Ideally, TrueBit’s core team should vanish after a flawless protocol launch, leaving behind an eternally self-sustaining, self-governing, trustless system. That’s the dream of decentralization, but we’re still far from achieving it. Section 5.5 of the TrueBit whitepaper, for example, describes a vulnerability resulting from the current lack of an exchange rate oracle. Regardless of whether TrueBit uses a jackpot repository or a burn-and-mint system, the protocol still lacks a secure and sustainable way of trustlessly maintaining a stable token supply.

  1. An inflationary system may invite denial-of-service as Task Givers solve their own tasks.
  2. Deflation through burning causes token shortage and hence raises the problem of redistribution.
  3. Refunding or redistributing Task Giver payments which do not pay out as rewards may incentivize Sybil attacks due to “exponential dropoff” (Section 5.3 of the whitepaper).

An on-chain system for managing TRU supply might well demand computation power from TrueBit itself :) While TrueBit may relieve some immediate gas demands in Ethereum, eventually the system will require a more substantive storage features and hence may appeal to tools such as nondeterminism (Section 7.4 of the whitepaper) or data oracles. In summary, TRU tokens can manually incentivize TrueBit’s research and engineering to disappear itself and minimize future interventions, thereby increasing the network’s decentralized utility.

The road ahead

I’d like to pause and make a prediction: 2018 will be the year of two-token models. To date, we’ve even seen some cryptocurrency stablecoins with three-token models like Basecoin and Maker. With the exception of Bitcoin’s clientele, who primarily use their tokens for hodling, utility consumers generally favor spending stable-value coins in exchange for services. Cryptocurrency investors, on the other hand, traditionally have held the same coins as consumers hoping that their value increases. At least one of these two groups will eventually become disappointed with any single-token model. We witness this phenomenon in Ethereum. As the price of ETH rises, the cost of using Ethereum smart contracts becomes prohibitively expensive, and fewer users can afford to use the system.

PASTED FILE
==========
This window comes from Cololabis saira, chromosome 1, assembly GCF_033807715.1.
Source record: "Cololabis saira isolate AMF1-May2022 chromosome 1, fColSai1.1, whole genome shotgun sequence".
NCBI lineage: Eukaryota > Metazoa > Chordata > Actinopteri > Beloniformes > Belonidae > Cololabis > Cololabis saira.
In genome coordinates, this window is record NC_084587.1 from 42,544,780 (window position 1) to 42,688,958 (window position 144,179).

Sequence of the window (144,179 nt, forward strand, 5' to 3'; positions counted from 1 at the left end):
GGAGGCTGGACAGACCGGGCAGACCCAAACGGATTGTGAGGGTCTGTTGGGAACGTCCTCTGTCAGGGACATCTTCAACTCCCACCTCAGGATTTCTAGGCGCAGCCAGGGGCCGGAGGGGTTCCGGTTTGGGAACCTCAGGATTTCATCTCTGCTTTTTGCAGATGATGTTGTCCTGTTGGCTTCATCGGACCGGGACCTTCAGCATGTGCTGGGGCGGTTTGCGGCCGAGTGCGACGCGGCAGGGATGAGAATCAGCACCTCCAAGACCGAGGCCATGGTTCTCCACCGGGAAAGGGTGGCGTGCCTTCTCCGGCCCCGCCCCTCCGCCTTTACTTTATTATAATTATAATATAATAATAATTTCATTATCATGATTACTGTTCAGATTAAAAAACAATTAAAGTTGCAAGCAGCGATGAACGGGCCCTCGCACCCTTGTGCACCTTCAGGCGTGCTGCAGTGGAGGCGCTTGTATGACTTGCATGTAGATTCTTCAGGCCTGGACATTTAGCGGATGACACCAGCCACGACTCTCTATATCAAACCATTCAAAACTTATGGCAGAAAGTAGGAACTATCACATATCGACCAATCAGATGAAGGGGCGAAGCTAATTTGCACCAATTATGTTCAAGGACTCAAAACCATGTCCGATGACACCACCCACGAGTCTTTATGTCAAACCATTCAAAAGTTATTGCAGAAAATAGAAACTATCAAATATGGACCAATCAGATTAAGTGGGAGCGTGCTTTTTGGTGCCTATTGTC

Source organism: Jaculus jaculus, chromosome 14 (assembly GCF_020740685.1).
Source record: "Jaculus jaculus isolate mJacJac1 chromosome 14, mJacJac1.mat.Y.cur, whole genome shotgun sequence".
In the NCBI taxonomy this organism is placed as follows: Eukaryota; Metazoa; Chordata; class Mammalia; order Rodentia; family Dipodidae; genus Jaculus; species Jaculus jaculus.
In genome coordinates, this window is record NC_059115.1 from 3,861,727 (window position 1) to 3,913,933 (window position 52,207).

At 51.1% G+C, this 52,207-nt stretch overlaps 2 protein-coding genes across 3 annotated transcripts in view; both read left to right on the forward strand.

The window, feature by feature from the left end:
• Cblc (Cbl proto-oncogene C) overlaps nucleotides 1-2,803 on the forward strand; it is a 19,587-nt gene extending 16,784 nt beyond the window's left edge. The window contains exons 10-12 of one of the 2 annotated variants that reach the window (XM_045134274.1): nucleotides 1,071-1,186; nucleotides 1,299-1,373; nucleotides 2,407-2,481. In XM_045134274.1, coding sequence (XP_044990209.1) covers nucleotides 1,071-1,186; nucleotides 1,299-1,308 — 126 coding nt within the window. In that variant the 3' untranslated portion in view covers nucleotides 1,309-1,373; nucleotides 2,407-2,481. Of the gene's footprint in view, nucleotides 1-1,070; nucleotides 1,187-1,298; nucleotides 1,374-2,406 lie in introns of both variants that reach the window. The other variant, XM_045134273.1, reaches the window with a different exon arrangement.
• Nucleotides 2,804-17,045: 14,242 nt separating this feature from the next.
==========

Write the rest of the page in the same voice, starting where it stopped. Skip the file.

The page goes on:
In order to decouple utility from rewards, the protocol must assign TRU tokens to a unique role among these two functions. Applying TRU to network rewards incentivizes token holders to maintain their support of the network community even after obtaining tokens. Task Givers, on the other hand, may wish to pay for network services in a variety of different coins. Decentralized exchange platforms, such as 0x or Kyber, offer potential benefits for TrueBit applications.

The TrueBit protocol leaves room for enhancements in communication efficiency, speed, versatility, and security. Zack Lawrence recently introduced TrueBit Beta, a protocol proposal which eliminates TrueBit’s forced error mechanism. We continue to investigate means of improving cryptoeconomic security and developing macroeconomic solutions for stabilizing token supply.

Individuals and organizations who have an interest in participating in the TrueBit network may eventually obtain tokens to distribute in the form of computational tasks. While the precise distribution method(s) have yet to be determined, the basic criteria for participation would include:

  1. having a functional system,
  2. demonstrating a technical need for TrueBit, and
  3. committing to issue some volume of tasks to the network.

Submitting tasks for which one already knows the solution would categorically not merit a discounted token distribution.

Token incentives have become unexpectedly powerful tools. As with any decentralized game, however, each individual can choose to contribute to either a shared vision or to a tragedy of the commons. By patiently growing network effects, we can together build a treasure of truly trustless systems.